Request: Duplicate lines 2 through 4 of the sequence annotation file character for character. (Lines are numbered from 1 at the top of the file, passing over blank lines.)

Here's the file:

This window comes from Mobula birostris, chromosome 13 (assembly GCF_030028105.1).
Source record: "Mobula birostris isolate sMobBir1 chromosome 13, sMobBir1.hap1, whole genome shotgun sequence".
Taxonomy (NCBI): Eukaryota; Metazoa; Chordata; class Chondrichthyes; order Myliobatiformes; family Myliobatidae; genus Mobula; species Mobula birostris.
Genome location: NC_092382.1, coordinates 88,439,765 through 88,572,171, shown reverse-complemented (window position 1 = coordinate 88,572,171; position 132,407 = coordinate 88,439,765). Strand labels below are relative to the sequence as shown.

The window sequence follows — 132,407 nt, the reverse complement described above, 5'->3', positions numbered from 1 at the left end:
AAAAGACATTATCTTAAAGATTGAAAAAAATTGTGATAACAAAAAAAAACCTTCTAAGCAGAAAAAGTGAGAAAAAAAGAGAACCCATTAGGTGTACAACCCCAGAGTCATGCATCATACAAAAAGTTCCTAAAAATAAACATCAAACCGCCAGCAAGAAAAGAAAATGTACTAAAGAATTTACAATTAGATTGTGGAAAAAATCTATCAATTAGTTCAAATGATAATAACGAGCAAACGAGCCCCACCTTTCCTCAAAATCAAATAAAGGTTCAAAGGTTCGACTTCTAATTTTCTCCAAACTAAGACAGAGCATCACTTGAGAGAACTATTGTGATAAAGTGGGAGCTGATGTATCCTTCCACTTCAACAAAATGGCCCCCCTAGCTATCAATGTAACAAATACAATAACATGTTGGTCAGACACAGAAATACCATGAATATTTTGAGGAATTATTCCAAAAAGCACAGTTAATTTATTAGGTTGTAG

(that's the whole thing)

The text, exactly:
Source record: "Mobula birostris isolate sMobBir1 chromosome 13, sMobBir1.hap1, whole genome shotgun sequence".
Taxonomy (NCBI): Eukaryota; Metazoa; Chordata; class Chondrichthyes; order Myliobatiformes; family Myliobatidae; genus Mobula; species Mobula birostris.
Genome location: NC_092382.1, coordinates 88,439,765 through 88,572,171, shown reverse-complemented (window position 1 = coordinate 88,572,171; position 132,407 = coordinate 88,439,765). Strand labels below are relative to the sequence as shown.